Hearing Lecture notes (4): Pitch Perception
For some more material relevant to this topic see McGill auditory pages;

Pitch is the 'attribute of auditory sensation in terms of which sounds may be ordered on a musical scale'.


Pitch of pure tones is influenced mainly by their frequency, but also by intensity: high frequency pure tones go flat when played loud. The pitch of pure tones is probably coded by a combination of place and timing mechanisms:

* Place mechanisms can explain diplacusis (same tone giving different pitches in the two ears) more easily than can timing mechanisms.

* But timing theories based on phase-locked neural discharge appear to be needed in order to explain our ability to distinguish the frequencies of very short duration tones (whose place representation would be very blurred).

* Timing theories could be the whole story for musical pitch since it deteriorates at high frequencies where phase locking is weak. (The highest note on the piano is around 4 kHz; higher notes lose their sense of musical pitch). For very high frequency tones (5-20kHz) you can tell crudely which is the higher in frequency, but not what musical note is being played.

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Structure. Almost all sounds that give a sensation of pitch are periodic. Their spectrum consists of harmonics that are integer multiples of the fundamental. The pitch of a complex periodic tone is close to the pitch of a sine wave at the fundamental. Helmholtz claimed that the pitch is heard at the fundamental since the fundamental frequency gives the lowest frequency peak on the basilar membrane.

Listen to this sound (which has the fundamental frequencyof 200 Hz present)
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2.1.Missing fundamental

Seebeck (and later Schouten) showed that complex periodic sounds with NO energy at the fundamental may still give a clear pitch sensation at the fundamental (cf telephone speech - the telephone acts as a high-pass filter, removing energy below about 300 Hz).

Now listen tothis sound which has NO fundamental
Listen to the previous sound WITH the fundamental

The two sounds have the same pitch (though a different timbre).
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2.2. Helmholtz's place theory

Helmholtz suggested that the ear reintroduces energy at the fundamental by a process of distortion that produces energy at frequencies corresponding to the difference between two components physical present (i.e. at the harmonic spacing). Any pair of adjacent harmonics would generate energy at the fundamental.

Helmholtz's explanation is wrong because: Back to Main Index

2.3. Schouten's timing theory

Schouten proposed that the brain times the intervals between beats of the unresolved (see next diagram) harmonics of a complex sound, in order to find the pitch.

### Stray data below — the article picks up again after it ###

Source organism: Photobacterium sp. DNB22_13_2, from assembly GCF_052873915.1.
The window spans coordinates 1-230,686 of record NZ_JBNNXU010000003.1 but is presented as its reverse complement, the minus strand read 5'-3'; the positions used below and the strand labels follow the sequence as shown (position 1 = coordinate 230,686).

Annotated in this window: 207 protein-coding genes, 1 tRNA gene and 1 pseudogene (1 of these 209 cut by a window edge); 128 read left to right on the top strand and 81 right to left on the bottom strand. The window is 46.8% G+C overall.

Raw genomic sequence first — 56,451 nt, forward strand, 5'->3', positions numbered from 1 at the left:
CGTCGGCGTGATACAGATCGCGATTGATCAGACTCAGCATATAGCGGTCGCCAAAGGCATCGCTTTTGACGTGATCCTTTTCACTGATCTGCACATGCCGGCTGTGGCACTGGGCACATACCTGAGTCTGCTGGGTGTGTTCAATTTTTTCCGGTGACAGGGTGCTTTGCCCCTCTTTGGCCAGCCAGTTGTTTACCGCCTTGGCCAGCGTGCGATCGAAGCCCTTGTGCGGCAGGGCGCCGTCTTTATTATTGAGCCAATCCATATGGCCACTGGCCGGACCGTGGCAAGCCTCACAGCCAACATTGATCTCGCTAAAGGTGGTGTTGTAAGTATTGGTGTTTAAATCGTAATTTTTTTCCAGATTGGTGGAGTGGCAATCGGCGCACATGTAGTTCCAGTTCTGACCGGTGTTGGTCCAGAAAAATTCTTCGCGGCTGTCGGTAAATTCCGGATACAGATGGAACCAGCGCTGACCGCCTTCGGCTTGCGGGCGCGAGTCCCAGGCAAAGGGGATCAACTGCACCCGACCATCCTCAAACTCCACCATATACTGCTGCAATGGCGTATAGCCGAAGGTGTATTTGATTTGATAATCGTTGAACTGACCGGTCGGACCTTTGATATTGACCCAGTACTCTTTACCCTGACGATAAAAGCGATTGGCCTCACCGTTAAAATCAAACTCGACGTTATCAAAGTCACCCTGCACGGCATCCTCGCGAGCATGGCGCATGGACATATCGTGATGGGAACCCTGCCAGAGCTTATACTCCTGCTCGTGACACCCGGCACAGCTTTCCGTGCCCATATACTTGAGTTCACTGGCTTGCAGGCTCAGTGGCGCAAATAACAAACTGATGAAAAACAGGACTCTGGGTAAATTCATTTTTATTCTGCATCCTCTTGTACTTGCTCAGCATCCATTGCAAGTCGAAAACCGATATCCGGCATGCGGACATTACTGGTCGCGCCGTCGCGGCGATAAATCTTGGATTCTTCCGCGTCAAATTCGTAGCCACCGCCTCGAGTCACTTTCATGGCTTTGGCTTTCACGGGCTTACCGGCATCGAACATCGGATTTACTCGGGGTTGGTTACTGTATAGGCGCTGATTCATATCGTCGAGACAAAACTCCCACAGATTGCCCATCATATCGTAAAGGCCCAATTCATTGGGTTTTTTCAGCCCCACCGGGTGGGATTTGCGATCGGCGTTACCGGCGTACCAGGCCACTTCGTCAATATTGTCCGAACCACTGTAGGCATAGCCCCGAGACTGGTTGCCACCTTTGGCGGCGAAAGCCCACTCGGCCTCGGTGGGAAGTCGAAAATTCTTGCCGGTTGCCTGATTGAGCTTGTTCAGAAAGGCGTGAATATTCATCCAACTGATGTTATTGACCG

Schouten's theory is wrong because:
The following diagram shows the excitation pattern that would be produced on the basilar membrane separately by individual harmonics of a 200 Hz fundamental. Notice that the excitation patterns of the higher numbered harmonics are closer together than those of the low-numbered harmonics. This is because the filters have a bandwidth which is roughly a tenth of their center frequency (and so is constant on a log scale), whereas harmonics are equally spaced in frequency on a linear scale. More harmonics then get into a high-frequency filter than into a low-frequency one. The low-numbered harmonics are resolved by the basilar membrane (giving roughly sinusoidal output in their filters); but the high-numbered harmonics are not resolved. They add together in their filters to give a complex vibration which shows beats at the fundamental frequency.

Output of 1600 Hz filter

Output of 200 Hz filter

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2.4. Pattern recognition theories

Goldstein's theory states that pitch is determined by a pattern recognition process on the resolved harmonics from both ears. The brain finds the best-fitting harmonic series to the resolved frequencies, and takes its fundamental as the pitch.

Goldstein's theory accounts well for most of the data, but there is also a weak pitch sensation from periodic sounds which do not contain any resolvable harmonics or from aperiodic sounds that have a regular envelope (such as amplitude modulated noise). A theory such as Schouten's may be needed in addition to Goldstein's in order to account for such effects.

Evidence for there being two separate mechanisms for resolved and unresolved harmonics is:

* pitch discrimination and musical pitch labelling (eg A#) is much worse for sounds consisting of only unresolved harmonics;

* comparison of pitches between two sounds one having resolved and the other unresolved harmonics is worse than comparison of pitches between two sounds both with unresolved harmonics.


You should know:
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